days ago. and could he have secur
ed a place in which to live, would
have accepted employment with the
L. C. Sharp company.
Three modern rental properties are
just now being built by J. W. Sage,
but they are not yet ready for oc
cupancy, and besides they have been
spoken for' many times over, and
do not begin to solve the situation.
There is no gainsaying the fact
that there is an unsatisfied demand
for modern rental properties and if
we can start a building campaign,
we can easily bring a good number
of people into our midst. Otherwise
we must be content to continue at
ebb tide so far as commercial ex
pansion is concerned. Another apart
ment building could easily be filled
with very desirable occupants and
the investment would be a paying
FINISHES SEASON'S WORK
From Friday's Dally.
Miss Merna Morrison, employed
in the millinery store of Mrs. Emma
Pease, will close her work aere to
morrow evening and leave Sunday
for her home at Rock Rapids. Iowa
where she will spend a short time
visiting her mother and will then
continue on . her way to the whole
sale millinery house in Ckicago with
whom she is employed. After
a time spent there becoming famil
iar with, the latest fashions in ladies
head-gear. Miss Morrison will return
to Plattsmouth about the middle of
August to again take up her -work
for Mrs. Pease. Miss Morrison is a
most proficient milliner and during
her season here has made numerous
friends who will be pleased to know
that fche is to return for another
Joanud Want-Ads Fay I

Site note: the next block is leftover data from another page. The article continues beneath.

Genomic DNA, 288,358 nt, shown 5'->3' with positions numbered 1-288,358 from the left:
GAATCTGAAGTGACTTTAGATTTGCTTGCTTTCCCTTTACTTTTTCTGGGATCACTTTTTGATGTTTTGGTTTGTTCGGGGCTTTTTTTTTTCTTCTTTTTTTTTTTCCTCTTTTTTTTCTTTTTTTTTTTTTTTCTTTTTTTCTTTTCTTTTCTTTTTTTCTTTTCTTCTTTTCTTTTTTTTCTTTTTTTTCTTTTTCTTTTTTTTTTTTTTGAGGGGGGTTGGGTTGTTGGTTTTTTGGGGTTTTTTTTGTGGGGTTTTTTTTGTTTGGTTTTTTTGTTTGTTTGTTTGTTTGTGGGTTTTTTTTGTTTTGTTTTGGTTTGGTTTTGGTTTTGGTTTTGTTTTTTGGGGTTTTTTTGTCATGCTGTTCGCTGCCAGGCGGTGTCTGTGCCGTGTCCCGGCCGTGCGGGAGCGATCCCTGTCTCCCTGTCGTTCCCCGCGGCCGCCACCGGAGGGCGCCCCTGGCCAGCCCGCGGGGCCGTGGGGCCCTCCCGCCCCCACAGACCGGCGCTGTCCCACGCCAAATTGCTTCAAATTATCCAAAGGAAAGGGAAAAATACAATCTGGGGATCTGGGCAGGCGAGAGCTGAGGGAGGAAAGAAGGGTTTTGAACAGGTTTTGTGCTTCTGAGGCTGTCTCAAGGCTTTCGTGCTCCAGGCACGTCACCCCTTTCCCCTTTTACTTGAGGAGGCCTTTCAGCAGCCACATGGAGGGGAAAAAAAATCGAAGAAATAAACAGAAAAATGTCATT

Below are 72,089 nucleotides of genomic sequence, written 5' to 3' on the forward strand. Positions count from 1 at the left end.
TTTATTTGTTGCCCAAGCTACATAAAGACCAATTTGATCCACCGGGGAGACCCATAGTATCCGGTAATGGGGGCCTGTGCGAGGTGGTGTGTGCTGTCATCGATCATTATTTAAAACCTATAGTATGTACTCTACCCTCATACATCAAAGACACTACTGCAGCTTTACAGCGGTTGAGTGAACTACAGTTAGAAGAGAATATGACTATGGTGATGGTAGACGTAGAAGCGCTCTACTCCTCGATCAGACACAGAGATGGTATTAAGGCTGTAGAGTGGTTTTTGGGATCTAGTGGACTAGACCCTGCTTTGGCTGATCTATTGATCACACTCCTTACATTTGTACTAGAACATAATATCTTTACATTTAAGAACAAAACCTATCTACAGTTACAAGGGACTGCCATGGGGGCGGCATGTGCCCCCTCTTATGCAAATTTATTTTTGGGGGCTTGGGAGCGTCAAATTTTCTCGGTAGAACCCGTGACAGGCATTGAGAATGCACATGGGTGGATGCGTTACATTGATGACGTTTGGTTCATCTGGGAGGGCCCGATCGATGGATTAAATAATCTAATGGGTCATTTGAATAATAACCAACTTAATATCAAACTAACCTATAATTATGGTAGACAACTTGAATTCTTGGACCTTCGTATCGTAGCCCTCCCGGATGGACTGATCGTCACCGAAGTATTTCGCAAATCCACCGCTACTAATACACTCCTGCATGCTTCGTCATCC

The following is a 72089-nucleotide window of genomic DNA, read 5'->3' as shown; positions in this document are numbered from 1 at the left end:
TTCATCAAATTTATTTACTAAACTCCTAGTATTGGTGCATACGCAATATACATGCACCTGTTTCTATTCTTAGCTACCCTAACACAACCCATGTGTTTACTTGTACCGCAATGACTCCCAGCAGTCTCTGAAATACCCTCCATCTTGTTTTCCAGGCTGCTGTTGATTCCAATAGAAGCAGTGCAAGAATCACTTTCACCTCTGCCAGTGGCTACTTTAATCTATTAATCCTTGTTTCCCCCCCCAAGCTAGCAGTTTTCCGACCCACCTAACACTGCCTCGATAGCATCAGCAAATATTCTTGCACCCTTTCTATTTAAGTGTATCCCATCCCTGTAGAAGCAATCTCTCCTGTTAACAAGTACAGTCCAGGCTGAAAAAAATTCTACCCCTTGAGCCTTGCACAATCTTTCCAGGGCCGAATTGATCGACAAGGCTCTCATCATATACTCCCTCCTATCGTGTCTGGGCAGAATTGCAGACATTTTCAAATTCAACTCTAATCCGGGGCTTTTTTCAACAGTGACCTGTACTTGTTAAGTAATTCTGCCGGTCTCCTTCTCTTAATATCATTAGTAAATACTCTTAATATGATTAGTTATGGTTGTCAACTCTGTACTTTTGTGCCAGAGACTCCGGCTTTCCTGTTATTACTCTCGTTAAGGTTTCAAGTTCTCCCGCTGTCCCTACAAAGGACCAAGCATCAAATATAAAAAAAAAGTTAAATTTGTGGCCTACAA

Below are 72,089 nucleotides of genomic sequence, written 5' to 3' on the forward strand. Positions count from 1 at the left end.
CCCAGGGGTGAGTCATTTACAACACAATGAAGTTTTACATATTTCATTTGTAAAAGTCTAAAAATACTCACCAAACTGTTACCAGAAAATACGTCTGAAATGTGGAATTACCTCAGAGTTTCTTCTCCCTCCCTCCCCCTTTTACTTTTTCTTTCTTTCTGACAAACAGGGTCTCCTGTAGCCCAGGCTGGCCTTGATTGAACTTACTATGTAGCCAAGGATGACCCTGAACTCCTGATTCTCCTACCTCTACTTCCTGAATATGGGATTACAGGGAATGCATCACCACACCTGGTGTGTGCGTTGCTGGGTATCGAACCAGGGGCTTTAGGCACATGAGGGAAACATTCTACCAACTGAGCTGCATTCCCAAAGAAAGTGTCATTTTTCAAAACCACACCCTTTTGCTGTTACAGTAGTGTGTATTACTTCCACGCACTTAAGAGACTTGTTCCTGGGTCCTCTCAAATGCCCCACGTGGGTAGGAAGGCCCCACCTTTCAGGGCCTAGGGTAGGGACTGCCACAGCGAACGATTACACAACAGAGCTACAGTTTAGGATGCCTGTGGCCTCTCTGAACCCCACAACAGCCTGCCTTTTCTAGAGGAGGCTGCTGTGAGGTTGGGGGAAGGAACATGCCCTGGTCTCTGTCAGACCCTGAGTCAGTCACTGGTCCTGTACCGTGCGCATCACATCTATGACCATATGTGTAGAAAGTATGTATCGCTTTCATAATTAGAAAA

BALL GAME WELL ATTENDED
LAST EVENING AND AFFORD
ED MUCH SPORT FOR ALL.
BLACKSMITHS WON IN 13TH
Contest One of Much Interest, A
Battle of Pitchers and
From Thursday's Dai.
The grand stand was well filled,
the bleachers comfortable so. while
the diamond line from third to the
home plate was so crowded that one
could hardly make a run along the
line, nor those in the grandstand see
the game, and the areas near the
fence in front of he bleachers was
filled, making in all a very enthus
iastic crowd, and all of them ad
herents of one of the other side. The
line up was soon formed and with
the beginning of the game the good
natured boasting and cheering also
began and continued throughout the
entire thirteen innings which it re
quired to decide it. The black
smith's were the first to score, in
the second inning, when both Hula
and Gradoville made a run, while in
the machinist's half, Albert Janda
made a run. and again in the
fourth inning Burbridge made an
other for the machinists thus mak
ing a tie. which was played with
much interest ami spirit until in
-the first half of the thirteenth.
Charles. Janda. LqUe. 'elj 1 and Ru
dolph Skallak. each made a run,
making the tally five for the black
smiths to two for the machinists.
The last half of the thirteenth did
not show- anything for the machin
ists and the game was over.
The winners, the blacksmiths are
to play the freight car shops team
on Friday evening.
Pitcher Boggs struck out 23 men
and had two walks and nine hits
against him. while Hula also struck
out Just 23 men. had one walk and
four hits against him. Taking the
game all in all it was one of the
best games of the year, and full of
interest and pep throughout the en
AT REST IN OAK
The Remains of the Late Mrs. Ora E.
Giese Now Resting In
Fr"ir. Thursday's Iml'v.
Yesterday afternoon the last sad
rites were said over the mortal re
mains of the late Mrs. Ora E.
Giese, late wife of Adolph Giese,
who departed this life a few days
since, from the nome. me services
being conducted by the Rev. J. H.
Steger. pastor of the St. Paul's
Evangelical church. The ' funeral
ceremonies being attended by a
large number of friends. The bur
ial was made at Oak Hill cemetery.
Mrs. Giese was a woman of a natur
ally strong and robust constitution,
and had been sick but a short time,
prior to her death, and but a limit
ed number of persons knew of her
NEBRASKA CITY TO CELEBRATE
From Friday's Dally.
Our neighboring sister-town to
the south. Nebraska City, is plan
ning on a rousing celebration and
homecoming event July 4tlu Ne
braska City isn't accustomed to do
ing things by half and it may be ex